Studies indicate the Juan de Fuca Plate and the North American plate are currently locked together, causing an enormous amount of strain being built up in the earth’s crust. At the moment when these plates snap loose, a large amount of energy will be released and can produce a very large “Megathrust earthquake” (“The Big One”), similar to the 1964 magnitude 9.4 Alaska earthquake or the 1960 magnitude 9.5 Chile earthquake.
However, Vancouver is also at risk of experiencing a lower magnitude but the more damaging earthquakes that can happen in the Strait of Georgia or under the Coast Mountains. Historical data confirms that British Columbia has been struck by some of the world’s largest earthquakes, and recent studies show that there is a 25 percent chance that we will experience another major earthquake within the next 50 years.
Although it is impossible to predict with certainty when the next earthquake will occur, it is important for UNA residents to know what they can do to be prepared.
If you are indoors:
During the shaking
After the shaking stops
If there is no immediate threat to life and limited damage, such as: Broken glass, non-structural debris, and some utility outages.
During the shaking
After the shaking stops
If you use a wheelchair
*NOTE: Progress is currently being made by the University and the UNA to address the area of Emergency Social Services (ESS) for the campus community. While the University and the UNA are taking additional measures to help prepare the campus for disasters such as earthquakes, we also strongly encourage staff, faculty, residents and students to be personally prepared (e.g. having 72 hours emergency preparedness kits). Additional ESS related information will be provided once available.*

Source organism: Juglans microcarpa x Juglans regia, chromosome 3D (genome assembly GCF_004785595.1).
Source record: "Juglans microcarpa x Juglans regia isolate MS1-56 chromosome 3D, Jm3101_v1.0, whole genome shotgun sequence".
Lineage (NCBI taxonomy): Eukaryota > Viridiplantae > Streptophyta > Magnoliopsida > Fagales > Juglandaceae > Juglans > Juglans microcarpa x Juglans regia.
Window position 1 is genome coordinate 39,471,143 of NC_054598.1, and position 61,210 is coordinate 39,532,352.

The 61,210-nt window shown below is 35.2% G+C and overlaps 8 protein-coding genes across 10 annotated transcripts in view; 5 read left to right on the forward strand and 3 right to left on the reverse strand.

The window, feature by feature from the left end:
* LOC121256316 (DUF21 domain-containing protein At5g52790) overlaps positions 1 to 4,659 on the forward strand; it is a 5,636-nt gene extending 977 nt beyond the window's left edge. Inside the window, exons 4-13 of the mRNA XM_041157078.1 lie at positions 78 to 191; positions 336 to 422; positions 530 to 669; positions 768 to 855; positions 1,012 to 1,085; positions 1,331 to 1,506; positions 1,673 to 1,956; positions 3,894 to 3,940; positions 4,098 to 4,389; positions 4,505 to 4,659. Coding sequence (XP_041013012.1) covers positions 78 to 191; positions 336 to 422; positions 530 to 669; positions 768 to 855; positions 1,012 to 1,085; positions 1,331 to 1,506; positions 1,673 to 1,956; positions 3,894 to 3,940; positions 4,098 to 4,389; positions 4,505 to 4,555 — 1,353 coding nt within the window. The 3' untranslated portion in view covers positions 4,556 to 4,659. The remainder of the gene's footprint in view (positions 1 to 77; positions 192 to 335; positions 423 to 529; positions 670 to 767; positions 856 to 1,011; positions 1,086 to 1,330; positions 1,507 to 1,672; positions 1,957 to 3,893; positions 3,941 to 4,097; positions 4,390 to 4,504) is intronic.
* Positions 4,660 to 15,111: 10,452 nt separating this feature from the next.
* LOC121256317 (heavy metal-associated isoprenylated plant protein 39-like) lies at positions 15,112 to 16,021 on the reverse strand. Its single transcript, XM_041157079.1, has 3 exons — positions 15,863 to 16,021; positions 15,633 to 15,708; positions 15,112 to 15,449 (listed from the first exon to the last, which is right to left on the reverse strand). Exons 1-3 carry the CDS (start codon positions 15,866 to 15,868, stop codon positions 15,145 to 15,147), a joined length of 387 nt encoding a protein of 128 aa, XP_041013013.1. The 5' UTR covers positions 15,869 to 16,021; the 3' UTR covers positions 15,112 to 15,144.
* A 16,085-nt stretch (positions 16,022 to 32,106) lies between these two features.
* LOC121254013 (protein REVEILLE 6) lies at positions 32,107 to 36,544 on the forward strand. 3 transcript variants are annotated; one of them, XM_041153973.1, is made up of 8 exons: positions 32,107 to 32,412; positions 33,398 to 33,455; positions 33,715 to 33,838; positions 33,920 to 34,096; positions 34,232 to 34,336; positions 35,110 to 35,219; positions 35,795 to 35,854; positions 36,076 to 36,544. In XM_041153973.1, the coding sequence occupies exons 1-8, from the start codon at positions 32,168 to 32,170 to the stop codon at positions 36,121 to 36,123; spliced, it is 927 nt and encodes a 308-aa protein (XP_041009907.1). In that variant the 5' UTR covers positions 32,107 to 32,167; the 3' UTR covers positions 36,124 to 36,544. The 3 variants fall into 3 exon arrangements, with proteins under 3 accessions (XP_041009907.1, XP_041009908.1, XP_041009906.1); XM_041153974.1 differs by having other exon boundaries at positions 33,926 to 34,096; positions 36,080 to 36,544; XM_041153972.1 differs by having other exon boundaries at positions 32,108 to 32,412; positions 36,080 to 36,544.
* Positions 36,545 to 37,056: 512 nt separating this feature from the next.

Visitors to Metro Vancouver Parks, including Pacific Spirit Park are asked to obey posted signs and fire danger guidelines:
Visitors to UNA park spaces have the following fire-related restrictions:
In hot and dry summer months, forest fires are of a serious concern. Grass and other open fires can get out of control quickly and cause wildfires. During warmer weather, the number of visitors to regional parks increases, resulting in increased risk of accidental wildfires. If you discover a wildfire, contact the fire department immediately and wait for further instructions regarding evacuation and the protection of you and your home.
Household fires can spread very quickly and pose a large threat to all building occupants and adjacent buildings.
If you (or another building occupant) discover a fire in your home or somewhere else in the building, follow these steps:
*Please ensure if outdoor cooking/barbecues are permitted by your strata/building manager (Local strata bylaws and building policies will be applied in private property)*
Use the following tips to safely cook outdoors: